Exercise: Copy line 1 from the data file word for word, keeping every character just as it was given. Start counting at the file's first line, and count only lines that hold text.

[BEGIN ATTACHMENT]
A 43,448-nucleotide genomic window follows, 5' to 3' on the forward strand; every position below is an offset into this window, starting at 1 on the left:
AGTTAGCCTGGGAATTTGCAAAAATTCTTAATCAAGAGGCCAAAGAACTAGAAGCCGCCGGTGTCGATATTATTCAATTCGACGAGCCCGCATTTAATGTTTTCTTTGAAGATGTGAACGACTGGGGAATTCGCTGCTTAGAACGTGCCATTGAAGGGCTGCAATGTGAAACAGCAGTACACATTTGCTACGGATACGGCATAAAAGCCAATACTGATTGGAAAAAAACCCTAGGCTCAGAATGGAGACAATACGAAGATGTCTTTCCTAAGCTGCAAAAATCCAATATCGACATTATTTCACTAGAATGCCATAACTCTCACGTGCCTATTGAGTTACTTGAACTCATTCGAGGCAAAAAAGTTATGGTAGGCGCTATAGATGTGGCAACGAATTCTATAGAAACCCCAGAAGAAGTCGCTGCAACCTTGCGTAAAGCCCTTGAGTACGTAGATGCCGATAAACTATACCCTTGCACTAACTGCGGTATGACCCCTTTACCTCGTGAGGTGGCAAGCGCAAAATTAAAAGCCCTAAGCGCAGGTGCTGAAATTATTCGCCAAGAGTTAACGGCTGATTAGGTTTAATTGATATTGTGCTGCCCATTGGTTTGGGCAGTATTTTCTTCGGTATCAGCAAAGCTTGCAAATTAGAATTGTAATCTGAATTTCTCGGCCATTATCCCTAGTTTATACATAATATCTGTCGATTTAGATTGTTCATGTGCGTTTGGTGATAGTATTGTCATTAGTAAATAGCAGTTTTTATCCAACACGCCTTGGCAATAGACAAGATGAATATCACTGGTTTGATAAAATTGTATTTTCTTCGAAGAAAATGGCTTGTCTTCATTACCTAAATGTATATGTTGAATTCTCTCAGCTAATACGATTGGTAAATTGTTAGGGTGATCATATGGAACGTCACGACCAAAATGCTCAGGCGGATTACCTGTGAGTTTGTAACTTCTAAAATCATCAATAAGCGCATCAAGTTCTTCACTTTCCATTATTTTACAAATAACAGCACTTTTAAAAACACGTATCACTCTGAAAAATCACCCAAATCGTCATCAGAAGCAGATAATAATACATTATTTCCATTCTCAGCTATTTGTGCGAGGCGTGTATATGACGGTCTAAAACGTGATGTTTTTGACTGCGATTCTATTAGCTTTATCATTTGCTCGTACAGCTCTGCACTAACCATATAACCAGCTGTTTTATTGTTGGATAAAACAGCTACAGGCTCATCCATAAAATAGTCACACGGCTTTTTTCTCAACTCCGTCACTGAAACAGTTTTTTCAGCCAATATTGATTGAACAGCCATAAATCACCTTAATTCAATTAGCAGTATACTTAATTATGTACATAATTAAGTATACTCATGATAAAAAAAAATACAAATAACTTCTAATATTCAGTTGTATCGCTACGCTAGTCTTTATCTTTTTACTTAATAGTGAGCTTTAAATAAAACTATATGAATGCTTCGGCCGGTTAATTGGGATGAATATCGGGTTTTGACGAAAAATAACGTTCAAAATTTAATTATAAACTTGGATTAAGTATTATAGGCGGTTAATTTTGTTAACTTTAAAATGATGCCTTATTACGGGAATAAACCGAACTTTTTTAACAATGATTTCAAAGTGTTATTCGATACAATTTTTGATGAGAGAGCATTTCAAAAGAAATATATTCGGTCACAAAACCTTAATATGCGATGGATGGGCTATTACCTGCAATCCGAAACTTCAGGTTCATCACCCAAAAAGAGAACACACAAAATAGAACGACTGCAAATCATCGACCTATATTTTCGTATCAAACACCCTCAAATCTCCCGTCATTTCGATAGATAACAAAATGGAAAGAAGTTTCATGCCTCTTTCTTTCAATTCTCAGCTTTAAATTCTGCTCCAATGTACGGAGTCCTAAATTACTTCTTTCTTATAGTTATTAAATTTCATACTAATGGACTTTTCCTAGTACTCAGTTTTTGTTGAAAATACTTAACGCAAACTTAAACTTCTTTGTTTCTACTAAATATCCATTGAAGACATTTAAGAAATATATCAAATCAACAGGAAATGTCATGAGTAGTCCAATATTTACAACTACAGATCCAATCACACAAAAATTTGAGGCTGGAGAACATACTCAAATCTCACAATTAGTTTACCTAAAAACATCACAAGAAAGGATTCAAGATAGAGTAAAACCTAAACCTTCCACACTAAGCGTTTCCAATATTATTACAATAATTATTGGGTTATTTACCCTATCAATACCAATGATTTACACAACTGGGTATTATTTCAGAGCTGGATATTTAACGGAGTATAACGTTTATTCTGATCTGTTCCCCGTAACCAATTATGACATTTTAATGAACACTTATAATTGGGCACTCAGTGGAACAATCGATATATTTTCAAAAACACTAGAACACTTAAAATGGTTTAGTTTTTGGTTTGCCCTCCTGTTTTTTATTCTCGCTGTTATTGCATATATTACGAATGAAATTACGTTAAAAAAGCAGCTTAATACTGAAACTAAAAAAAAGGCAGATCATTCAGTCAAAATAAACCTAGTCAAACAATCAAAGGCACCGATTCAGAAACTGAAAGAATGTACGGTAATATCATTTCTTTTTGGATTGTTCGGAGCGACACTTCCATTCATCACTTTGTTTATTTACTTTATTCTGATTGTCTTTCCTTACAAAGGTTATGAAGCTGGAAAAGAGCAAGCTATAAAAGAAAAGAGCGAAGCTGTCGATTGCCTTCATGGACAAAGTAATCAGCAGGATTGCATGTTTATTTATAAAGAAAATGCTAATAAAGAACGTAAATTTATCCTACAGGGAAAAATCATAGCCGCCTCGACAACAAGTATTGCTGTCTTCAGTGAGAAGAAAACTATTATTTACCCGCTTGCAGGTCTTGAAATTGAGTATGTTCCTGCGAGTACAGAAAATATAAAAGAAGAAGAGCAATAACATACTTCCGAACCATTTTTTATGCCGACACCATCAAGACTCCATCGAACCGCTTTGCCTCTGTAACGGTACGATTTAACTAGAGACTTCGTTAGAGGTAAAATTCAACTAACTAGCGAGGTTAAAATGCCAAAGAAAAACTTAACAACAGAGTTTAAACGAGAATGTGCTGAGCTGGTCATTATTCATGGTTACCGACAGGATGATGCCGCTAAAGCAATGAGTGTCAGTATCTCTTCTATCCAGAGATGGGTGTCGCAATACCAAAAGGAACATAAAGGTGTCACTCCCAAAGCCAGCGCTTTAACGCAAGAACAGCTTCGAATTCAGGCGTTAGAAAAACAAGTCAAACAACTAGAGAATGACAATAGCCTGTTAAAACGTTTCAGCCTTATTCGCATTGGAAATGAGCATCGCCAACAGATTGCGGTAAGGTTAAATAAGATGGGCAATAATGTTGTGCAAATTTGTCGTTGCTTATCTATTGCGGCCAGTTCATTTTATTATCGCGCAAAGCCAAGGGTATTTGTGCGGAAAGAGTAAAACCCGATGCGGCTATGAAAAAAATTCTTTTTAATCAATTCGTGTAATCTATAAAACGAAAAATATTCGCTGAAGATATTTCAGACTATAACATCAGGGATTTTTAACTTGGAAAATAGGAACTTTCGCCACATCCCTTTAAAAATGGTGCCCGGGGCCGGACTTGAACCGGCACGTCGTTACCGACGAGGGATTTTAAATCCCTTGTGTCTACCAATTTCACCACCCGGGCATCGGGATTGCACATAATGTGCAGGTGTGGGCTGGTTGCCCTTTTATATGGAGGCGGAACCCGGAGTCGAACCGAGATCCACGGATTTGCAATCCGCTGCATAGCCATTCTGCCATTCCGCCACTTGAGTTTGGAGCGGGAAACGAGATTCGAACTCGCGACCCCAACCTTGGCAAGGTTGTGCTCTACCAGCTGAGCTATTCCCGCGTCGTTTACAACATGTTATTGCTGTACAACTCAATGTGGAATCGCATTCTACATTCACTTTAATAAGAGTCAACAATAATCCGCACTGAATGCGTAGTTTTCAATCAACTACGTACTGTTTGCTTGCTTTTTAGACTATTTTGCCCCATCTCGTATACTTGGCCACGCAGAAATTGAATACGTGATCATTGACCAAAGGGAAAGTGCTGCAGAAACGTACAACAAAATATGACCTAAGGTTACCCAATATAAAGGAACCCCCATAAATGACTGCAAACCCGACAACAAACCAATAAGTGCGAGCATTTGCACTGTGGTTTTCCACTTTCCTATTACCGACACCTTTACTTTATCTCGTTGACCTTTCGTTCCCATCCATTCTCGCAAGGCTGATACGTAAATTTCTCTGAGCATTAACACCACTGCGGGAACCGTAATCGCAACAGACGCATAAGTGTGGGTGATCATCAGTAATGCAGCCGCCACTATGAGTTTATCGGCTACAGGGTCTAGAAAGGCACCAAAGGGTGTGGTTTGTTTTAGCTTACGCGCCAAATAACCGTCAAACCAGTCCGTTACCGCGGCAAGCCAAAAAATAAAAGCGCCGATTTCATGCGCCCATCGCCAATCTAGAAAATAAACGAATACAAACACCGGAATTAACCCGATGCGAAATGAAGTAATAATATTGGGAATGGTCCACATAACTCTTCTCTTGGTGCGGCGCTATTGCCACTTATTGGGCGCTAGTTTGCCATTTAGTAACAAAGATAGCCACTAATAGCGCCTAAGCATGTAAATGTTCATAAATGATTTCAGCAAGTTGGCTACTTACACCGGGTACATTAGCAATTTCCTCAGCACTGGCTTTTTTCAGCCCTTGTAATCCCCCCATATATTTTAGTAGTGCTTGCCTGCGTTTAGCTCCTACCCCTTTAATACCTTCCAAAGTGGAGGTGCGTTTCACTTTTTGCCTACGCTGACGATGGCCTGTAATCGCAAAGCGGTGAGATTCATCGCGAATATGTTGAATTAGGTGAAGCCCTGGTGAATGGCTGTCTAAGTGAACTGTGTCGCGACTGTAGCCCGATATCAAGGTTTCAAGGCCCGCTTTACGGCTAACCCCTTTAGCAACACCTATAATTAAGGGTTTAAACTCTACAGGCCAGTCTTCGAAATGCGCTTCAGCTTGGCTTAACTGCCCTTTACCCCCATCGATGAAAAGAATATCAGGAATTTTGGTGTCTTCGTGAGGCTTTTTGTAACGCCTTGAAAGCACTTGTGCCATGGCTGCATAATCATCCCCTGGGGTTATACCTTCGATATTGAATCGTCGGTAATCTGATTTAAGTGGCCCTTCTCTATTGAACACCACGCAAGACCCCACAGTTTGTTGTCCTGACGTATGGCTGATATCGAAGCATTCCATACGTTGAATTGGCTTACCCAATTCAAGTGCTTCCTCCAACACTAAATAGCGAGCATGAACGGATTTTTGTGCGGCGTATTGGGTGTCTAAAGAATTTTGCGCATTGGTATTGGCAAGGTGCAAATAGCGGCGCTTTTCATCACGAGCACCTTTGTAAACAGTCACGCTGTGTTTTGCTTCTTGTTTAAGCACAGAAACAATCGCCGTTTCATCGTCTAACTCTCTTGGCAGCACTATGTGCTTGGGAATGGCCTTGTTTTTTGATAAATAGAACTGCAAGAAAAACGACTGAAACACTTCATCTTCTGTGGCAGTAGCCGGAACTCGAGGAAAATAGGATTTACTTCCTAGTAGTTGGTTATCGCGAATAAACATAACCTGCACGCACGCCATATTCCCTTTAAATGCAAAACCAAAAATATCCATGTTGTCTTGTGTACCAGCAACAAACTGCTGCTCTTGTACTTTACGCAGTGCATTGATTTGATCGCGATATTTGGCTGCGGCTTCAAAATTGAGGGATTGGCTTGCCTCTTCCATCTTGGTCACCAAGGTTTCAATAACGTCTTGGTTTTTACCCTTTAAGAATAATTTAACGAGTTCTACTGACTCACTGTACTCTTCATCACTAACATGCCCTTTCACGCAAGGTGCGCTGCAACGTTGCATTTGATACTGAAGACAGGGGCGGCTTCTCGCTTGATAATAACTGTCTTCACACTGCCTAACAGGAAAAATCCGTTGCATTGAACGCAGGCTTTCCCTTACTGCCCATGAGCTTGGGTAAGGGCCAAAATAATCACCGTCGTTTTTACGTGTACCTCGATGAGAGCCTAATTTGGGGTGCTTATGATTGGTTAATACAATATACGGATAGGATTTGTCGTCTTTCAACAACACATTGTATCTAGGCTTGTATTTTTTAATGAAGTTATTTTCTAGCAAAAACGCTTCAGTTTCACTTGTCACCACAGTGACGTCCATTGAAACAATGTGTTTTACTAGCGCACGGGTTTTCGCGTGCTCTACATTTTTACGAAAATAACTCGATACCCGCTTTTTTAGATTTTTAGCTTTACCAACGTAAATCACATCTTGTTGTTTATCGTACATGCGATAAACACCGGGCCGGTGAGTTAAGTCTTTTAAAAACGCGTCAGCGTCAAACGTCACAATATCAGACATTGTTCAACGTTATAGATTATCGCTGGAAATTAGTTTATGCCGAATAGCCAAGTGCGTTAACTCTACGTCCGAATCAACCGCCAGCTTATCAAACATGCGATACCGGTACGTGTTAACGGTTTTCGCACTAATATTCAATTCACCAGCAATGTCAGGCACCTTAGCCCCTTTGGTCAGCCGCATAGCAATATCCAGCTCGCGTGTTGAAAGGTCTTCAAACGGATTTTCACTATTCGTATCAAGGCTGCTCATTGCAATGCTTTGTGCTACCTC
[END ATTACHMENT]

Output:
A 43,448-nucleotide genomic window follows, 5' to 3' on the forward strand; every position below is an offset into this window, starting at 1 on the left: